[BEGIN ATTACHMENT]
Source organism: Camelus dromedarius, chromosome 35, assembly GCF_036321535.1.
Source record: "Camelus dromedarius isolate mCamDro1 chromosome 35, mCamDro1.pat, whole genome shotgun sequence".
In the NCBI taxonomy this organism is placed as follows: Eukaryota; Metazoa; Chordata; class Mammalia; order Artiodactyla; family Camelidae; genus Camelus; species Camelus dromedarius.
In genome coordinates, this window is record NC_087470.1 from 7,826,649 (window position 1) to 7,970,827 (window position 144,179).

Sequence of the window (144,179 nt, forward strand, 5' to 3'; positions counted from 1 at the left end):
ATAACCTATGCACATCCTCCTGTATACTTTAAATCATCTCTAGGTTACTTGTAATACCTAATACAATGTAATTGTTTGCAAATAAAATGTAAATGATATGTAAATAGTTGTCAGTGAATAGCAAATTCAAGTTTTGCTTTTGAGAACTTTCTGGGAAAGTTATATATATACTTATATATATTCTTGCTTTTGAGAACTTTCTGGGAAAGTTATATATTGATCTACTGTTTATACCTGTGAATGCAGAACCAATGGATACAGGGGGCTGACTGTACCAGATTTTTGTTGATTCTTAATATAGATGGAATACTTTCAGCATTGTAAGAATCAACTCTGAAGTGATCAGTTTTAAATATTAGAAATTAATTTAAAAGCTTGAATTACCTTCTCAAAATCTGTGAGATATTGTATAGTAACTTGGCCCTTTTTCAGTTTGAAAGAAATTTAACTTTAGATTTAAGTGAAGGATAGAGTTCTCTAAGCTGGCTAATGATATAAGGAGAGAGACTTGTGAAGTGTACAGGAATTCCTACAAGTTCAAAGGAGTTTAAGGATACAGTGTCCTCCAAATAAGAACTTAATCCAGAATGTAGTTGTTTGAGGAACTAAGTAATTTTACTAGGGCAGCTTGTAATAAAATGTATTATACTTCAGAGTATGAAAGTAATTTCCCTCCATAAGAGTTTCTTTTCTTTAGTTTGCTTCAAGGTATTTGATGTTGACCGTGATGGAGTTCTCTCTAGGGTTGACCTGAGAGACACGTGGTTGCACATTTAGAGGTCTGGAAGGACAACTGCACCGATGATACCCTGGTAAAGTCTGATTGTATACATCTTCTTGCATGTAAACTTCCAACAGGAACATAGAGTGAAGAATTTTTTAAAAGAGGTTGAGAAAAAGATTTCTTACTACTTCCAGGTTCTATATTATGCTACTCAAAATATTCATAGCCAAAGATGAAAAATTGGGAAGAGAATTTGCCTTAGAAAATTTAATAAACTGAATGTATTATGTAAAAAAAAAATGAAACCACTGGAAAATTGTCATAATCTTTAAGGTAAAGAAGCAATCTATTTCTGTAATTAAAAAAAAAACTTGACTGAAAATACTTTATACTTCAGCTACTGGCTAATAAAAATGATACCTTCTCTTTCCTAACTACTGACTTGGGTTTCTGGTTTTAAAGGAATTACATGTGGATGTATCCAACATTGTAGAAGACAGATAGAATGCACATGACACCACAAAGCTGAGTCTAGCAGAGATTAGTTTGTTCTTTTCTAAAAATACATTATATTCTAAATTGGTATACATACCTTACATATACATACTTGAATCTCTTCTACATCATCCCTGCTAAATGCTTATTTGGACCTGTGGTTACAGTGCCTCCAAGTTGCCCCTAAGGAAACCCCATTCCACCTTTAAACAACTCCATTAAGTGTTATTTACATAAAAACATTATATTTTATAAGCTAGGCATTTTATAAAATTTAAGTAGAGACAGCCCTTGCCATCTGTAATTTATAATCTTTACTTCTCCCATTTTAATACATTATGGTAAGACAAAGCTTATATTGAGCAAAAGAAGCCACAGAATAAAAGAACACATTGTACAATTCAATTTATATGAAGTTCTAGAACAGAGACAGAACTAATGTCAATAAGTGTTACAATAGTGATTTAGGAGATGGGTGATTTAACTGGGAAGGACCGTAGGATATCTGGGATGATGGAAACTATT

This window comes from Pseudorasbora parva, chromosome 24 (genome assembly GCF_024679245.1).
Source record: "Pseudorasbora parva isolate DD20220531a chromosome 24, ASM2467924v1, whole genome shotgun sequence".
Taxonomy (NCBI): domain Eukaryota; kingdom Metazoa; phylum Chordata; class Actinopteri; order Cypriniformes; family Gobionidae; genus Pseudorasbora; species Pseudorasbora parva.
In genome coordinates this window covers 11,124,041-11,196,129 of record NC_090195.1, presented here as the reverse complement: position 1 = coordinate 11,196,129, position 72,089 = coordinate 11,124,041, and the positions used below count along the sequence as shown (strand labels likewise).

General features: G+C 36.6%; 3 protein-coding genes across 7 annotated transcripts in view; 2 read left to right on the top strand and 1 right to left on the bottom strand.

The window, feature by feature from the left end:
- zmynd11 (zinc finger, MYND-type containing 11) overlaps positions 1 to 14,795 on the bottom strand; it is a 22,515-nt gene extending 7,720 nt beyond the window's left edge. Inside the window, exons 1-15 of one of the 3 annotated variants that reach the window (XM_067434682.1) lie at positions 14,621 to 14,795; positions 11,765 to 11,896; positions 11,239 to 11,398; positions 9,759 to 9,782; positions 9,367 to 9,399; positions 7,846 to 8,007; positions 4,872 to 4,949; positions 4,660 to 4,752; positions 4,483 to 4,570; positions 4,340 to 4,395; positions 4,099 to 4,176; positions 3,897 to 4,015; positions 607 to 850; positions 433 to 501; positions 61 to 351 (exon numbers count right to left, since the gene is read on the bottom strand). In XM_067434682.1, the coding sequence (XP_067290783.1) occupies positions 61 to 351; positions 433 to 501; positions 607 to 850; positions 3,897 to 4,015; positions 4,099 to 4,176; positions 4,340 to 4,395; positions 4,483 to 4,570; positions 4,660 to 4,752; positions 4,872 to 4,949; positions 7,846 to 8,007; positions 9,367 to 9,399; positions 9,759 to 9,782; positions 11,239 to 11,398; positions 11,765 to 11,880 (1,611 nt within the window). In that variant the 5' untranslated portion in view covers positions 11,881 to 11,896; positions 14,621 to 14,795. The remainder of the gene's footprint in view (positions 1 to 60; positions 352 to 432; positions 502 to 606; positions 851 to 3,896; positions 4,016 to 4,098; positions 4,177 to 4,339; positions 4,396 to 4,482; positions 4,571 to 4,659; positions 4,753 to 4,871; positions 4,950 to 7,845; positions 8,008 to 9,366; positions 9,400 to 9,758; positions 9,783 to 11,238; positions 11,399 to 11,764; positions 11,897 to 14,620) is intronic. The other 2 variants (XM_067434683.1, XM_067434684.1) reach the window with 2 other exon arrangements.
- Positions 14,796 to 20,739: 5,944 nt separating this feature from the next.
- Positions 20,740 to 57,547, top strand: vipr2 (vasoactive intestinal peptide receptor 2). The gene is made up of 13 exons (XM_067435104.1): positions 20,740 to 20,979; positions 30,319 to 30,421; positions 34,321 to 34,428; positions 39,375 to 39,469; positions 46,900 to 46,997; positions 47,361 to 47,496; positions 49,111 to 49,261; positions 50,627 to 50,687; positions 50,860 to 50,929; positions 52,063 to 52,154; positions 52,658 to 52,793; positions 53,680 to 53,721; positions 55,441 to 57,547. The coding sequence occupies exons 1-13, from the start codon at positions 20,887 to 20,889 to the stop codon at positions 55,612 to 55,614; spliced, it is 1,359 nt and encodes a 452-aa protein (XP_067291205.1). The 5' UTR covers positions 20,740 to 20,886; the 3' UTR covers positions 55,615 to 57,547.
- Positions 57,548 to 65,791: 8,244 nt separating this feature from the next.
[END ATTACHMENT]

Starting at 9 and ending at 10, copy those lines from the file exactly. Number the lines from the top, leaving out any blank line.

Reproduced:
Taxonomy (NCBI): domain Eukaryota; kingdom Metazoa; phylum Chordata; class Actinopteri; order Cypriniformes; family Gobionidae; genus Pseudorasbora; species Pseudorasbora parva.
In genome coordinates this window covers 11,124,041-11,196,129 of record NC_090195.1, presented here as the reverse complement: position 1 = coordinate 11,196,129, position 72,089 = coordinate 11,124,041, and the positions used below count along the sequence as shown (strand labels likewise).